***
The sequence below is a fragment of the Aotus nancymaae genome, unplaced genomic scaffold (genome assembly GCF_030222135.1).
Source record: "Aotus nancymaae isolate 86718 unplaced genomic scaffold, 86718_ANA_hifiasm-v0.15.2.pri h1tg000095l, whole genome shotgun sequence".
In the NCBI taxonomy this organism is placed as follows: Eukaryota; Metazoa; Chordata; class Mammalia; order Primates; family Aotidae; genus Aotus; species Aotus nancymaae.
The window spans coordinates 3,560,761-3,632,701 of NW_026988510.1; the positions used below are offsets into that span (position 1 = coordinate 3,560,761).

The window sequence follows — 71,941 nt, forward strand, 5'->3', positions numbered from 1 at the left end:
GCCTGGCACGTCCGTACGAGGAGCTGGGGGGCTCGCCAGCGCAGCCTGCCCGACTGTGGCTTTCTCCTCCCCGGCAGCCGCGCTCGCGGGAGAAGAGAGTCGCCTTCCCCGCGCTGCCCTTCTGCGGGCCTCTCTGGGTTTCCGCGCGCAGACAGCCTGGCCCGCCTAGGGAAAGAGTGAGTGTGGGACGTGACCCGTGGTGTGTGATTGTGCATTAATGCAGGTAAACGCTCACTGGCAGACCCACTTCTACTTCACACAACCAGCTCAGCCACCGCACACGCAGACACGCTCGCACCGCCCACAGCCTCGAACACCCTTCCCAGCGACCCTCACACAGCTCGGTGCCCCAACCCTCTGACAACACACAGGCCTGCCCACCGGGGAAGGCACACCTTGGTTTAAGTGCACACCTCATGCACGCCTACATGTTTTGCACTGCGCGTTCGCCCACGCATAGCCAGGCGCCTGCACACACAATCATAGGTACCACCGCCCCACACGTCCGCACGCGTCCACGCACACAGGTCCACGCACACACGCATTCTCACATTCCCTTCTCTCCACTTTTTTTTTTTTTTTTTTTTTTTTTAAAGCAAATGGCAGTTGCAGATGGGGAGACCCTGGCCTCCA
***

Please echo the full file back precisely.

The sequence below is a fragment of the Aotus nancymaae genome, unplaced genomic scaffold (genome assembly GCF_030222135.1).
Source record: "Aotus nancymaae isolate 86718 unplaced genomic scaffold, 86718_ANA_hifiasm-v0.15.2.pri h1tg000095l, whole genome shotgun sequence".
In the NCBI taxonomy this organism is placed as follows: Eukaryota; Metazoa; Chordata; class Mammalia; order Primates; family Aotidae; genus Aotus; species Aotus nancymaae.
The window spans coordinates 3,560,761-3,632,701 of NW_026988510.1; the positions used below are offsets into that span (position 1 = coordinate 3,560,761).

The window sequence follows — 71,941 nt, forward strand, 5'->3', positions numbered from 1 at the left end:
GCCTGGCACGTCCGTACGAGGAGCTGGGGGGCTCGCCAGCGCAGCCTGCCCGACTGTGGCTTTCTCCTCCCCGGCAGCCGCGCTCGCGGGAGAAGAGAGTCGCCTTCCCCGCGCTGCCCTTCTGCGGGCCTCTCTGGGTTTCCGCGCGCAGACAGCCTGGCCCGCCTAGGGAAAGAGTGAGTGTGGGACGTGACCCGTGGTGTGTGATTGTGCATTAATGCAGGTAAACGCTCACTGGCAGACCCACTTCTACTTCACACAACCAGCTCAGCCACCGCACACGCAGACACGCTCGCACCGCCCACAGCCTCGAACACCCTTCCCAGCGACCCTCACACAGCTCGGTGCCCCAACCCTCTGACAACACACAGGCCTGCCCACCGGGGAAGGCACACCTTGGTTTAAGTGCACACCTCATGCACGCCTACATGTTTTGCACTGCGCGTTCGCCCACGCATAGCCAGGCGCCTGCACACACAATCATAGGTACCACCGCCCCACACGTCCGCACGCGTCCACGCACACAGGTCCACGCACACACGCATTCTCACATTCCCTTCTCTCCACTTTTTTTTTTTTTTTTTTTTTTTTTAAAGCAAATGGCAGTTGCAGATGGGGAGACCCTGGCCTCCA